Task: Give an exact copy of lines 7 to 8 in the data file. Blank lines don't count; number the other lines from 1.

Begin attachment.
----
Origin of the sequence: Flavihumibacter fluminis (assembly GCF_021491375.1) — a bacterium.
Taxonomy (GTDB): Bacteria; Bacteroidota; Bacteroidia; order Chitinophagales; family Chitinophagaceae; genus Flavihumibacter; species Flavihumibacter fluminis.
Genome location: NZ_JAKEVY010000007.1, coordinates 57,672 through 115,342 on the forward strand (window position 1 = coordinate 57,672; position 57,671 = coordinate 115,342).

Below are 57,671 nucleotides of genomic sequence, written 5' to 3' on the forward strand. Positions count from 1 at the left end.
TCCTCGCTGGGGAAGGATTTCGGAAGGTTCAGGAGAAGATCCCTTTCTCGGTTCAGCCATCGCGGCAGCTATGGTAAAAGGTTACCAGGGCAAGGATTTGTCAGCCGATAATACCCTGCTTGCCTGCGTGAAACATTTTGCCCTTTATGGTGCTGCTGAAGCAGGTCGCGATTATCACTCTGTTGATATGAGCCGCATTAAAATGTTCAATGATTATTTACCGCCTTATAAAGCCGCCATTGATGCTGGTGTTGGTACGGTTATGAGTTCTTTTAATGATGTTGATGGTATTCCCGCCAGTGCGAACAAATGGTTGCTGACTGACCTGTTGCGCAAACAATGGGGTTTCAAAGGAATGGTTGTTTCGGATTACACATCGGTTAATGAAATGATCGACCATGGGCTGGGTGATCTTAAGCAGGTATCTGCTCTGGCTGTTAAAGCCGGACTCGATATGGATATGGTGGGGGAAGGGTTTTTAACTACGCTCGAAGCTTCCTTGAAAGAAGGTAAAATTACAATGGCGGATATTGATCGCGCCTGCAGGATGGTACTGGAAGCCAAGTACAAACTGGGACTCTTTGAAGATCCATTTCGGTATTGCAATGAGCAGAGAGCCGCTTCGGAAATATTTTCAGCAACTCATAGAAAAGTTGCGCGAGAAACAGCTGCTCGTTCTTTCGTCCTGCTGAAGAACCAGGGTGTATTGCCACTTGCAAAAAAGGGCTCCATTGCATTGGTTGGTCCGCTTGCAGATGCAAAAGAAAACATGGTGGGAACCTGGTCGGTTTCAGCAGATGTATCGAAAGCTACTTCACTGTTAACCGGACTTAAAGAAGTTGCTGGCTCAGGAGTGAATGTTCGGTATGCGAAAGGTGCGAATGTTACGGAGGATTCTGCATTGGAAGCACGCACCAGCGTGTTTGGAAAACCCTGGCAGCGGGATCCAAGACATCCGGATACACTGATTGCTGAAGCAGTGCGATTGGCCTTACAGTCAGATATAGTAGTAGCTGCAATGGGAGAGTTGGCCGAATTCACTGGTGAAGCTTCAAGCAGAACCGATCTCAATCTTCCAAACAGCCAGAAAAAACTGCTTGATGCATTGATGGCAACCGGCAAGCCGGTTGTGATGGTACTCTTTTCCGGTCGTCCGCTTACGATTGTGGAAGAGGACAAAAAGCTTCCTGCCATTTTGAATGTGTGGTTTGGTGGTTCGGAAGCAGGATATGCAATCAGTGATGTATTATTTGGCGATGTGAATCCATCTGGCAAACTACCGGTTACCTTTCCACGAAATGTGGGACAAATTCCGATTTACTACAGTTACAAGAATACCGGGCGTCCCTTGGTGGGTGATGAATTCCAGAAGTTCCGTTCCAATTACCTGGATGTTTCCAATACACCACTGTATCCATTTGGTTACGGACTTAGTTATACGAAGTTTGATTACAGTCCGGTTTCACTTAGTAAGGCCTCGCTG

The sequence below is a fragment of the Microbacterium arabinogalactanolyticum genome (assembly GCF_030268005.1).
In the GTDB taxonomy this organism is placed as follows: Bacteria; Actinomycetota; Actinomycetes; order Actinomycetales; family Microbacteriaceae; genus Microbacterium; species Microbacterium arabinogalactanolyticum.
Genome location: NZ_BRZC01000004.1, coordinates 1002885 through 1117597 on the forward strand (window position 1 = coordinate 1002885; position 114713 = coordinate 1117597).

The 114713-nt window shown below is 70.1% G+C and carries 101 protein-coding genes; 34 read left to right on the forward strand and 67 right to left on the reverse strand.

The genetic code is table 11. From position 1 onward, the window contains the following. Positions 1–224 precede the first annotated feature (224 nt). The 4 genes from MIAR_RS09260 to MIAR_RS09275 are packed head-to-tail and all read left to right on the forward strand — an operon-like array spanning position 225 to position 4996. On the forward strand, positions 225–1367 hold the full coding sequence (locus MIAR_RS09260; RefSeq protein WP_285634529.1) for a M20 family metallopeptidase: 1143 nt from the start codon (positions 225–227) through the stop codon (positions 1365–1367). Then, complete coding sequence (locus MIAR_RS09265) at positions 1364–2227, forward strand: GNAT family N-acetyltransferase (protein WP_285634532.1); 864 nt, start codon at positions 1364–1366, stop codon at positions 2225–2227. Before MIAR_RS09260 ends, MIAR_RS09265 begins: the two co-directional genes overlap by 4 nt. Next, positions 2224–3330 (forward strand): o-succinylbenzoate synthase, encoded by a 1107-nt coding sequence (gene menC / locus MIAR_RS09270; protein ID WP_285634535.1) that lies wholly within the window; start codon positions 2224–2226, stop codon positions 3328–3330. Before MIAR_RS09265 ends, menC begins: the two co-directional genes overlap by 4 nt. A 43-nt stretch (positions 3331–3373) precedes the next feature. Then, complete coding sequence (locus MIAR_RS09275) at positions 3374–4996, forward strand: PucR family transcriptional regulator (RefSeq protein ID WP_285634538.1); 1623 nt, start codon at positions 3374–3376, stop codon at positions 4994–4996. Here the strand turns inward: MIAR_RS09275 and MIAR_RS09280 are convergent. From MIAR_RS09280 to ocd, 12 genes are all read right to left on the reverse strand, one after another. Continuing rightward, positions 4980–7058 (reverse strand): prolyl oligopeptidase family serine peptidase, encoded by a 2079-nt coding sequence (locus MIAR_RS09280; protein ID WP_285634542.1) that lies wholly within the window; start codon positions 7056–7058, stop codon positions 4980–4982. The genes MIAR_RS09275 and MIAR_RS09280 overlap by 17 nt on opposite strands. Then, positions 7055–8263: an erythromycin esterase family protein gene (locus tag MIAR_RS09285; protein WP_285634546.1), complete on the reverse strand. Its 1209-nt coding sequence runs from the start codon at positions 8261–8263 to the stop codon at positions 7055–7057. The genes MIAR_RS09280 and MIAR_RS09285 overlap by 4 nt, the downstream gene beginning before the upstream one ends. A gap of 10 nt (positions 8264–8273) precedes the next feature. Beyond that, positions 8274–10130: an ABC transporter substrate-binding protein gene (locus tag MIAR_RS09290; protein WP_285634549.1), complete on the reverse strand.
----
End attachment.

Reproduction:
In the GTDB taxonomy this organism is placed as follows: Bacteria; Actinomycetota; Actinomycetes; order Actinomycetales; family Microbacteriaceae; genus Microbacterium; species Microbacterium arabinogalactanolyticum.
Genome location: NZ_BRZC01000004.1, coordinates 1002885 through 1117597 on the forward strand (window position 1 = coordinate 1002885; position 114713 = coordinate 1117597).